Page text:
As a longtime B-movie buff, I spotted a number of similarities between “Bad Games” and other works, including “Last House on the Left,” “The Hills Have Eyes,” and the rather similarly themed and named “Funny Games.” But Menapace’s style, sense of timing, and attention to detail make this book a very good example of the genre. Few villainous schemes in books like this are quite as detailed and twisted. The author also manages to make the Lamberts good, well developed protagonists instead of mere faceless victims-to-be, as often occurs in this genre. As a result, what plays out seems like an actual battle between real characters rather than the rather cartoonish excesses of many similar works. “Bad Games” definitely makes for good reading for horror and suspense fans.
The actual kidnapping and torture parts were "good" in that they were interesting to see what happened next.
My two biggest problems with the book are the dialogue and the ending. Every character at one point goes off on some long winded speech that no normal or real person would use. It was just as bad as a movie villian monolgue detailing the full plans. A lot of the conversations could have been cut in half or not had at all. The ending also took forever and really slowed down the pace of the book. It did a good job of showing how normal people would cope with such a horrifying ordeal but it just took way too long to get there. There was an interesting tidbit about the villians I didn't expect. The final paragraph saved the ending and has me excited to see where the series goes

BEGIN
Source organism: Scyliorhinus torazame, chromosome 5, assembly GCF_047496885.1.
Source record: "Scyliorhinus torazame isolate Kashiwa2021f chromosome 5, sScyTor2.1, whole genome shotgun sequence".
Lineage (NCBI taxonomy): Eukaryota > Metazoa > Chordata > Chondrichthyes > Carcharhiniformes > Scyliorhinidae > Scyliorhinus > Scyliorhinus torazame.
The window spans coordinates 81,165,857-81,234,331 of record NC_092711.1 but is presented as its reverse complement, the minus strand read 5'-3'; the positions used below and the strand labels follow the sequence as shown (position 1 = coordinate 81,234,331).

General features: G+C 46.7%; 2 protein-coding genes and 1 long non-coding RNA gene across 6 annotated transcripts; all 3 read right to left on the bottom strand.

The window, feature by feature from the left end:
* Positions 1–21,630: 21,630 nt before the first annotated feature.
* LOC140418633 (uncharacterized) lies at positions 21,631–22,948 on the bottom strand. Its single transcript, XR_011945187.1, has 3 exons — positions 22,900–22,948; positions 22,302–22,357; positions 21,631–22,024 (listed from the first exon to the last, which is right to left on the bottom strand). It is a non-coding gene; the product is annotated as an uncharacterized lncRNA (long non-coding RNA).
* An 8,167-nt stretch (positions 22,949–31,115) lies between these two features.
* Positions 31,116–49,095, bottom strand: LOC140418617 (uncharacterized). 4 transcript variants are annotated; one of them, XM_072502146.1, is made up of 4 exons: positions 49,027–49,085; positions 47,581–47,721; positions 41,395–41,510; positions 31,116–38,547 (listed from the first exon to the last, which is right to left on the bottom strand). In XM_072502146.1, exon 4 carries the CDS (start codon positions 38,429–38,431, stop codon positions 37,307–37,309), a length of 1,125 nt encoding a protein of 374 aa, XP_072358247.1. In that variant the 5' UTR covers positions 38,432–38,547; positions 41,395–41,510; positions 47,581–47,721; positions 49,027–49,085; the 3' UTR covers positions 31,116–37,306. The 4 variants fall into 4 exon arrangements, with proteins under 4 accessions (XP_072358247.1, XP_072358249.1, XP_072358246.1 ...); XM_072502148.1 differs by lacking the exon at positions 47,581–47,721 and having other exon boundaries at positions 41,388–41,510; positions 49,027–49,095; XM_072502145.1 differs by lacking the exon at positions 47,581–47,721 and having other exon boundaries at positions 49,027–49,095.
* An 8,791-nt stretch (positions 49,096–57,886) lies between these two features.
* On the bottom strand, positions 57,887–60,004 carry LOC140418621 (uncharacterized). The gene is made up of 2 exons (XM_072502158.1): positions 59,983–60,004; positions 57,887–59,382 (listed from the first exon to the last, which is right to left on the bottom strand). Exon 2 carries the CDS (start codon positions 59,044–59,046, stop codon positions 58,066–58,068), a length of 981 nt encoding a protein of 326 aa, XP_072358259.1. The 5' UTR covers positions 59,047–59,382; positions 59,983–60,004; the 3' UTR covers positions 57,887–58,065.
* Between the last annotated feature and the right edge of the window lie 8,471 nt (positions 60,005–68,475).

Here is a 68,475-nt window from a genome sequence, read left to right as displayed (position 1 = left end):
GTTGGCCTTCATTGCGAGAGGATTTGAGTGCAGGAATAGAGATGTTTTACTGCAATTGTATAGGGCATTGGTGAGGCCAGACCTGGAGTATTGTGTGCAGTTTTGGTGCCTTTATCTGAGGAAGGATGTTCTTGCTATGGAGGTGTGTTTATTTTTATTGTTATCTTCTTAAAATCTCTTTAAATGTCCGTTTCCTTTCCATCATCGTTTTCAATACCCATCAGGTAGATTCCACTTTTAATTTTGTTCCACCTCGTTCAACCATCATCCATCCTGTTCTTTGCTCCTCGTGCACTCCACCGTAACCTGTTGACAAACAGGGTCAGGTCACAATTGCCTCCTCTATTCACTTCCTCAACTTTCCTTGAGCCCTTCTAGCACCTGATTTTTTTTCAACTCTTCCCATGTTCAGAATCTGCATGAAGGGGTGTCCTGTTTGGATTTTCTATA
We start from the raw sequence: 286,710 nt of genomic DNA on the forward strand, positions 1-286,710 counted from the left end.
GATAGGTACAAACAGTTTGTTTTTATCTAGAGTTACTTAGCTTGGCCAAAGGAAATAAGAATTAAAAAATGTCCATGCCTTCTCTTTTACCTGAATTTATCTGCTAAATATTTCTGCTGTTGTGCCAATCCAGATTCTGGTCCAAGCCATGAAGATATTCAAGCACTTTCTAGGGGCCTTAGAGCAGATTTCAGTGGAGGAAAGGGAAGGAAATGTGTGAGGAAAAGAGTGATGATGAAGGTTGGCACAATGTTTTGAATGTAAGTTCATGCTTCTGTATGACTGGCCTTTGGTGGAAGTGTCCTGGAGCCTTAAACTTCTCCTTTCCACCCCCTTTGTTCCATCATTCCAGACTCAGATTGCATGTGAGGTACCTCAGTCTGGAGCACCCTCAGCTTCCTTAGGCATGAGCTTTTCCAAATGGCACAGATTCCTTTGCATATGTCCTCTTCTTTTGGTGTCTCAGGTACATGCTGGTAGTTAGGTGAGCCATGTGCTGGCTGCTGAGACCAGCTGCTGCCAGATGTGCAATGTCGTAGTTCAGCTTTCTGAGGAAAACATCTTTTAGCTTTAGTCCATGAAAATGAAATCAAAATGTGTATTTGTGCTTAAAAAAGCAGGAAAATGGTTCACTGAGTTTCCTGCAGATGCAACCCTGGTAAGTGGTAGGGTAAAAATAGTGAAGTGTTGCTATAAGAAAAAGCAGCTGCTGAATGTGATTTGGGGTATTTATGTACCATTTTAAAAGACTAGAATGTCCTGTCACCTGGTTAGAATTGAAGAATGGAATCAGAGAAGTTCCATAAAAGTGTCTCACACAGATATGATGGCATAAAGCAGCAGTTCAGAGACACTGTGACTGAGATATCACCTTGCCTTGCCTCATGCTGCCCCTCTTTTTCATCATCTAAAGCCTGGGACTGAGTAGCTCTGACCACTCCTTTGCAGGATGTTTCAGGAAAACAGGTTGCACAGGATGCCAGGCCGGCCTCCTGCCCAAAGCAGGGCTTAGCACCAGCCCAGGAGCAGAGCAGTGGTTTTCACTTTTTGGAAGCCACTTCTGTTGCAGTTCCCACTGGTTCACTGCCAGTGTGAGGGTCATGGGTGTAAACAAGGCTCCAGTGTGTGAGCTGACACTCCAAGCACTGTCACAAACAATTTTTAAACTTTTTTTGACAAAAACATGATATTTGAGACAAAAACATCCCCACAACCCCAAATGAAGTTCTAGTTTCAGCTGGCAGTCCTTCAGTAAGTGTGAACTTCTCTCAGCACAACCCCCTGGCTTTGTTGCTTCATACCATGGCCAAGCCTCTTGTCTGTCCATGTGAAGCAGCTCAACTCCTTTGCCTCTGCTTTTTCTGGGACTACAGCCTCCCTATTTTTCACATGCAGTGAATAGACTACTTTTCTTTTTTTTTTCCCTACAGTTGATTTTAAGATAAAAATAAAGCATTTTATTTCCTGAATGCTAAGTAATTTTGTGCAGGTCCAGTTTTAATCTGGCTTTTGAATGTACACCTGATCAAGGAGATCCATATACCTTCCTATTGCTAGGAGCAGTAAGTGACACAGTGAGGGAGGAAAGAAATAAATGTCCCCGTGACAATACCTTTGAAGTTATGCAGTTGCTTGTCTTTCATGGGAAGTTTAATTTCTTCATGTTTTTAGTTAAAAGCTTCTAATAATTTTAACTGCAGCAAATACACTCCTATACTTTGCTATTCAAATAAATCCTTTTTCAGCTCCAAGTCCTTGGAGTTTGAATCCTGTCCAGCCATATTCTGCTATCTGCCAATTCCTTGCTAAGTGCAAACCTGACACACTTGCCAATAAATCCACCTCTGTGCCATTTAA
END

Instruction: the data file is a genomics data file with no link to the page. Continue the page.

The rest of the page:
So the rest of the story, the bad guys, was a bit odd as well. They were doing all of this just for fun. Hurting people made them laugh. When you read how someone asked why they were doing this to her in the beginning their reply?
"'When you watch someone slip, trip, or fall in everyday life, what do you often do?' ...
'I guess I sometimes laugh,' the woman admitted, looking away. ...
'We laugh too. We just raise the bar a little in order to keep laughing.'"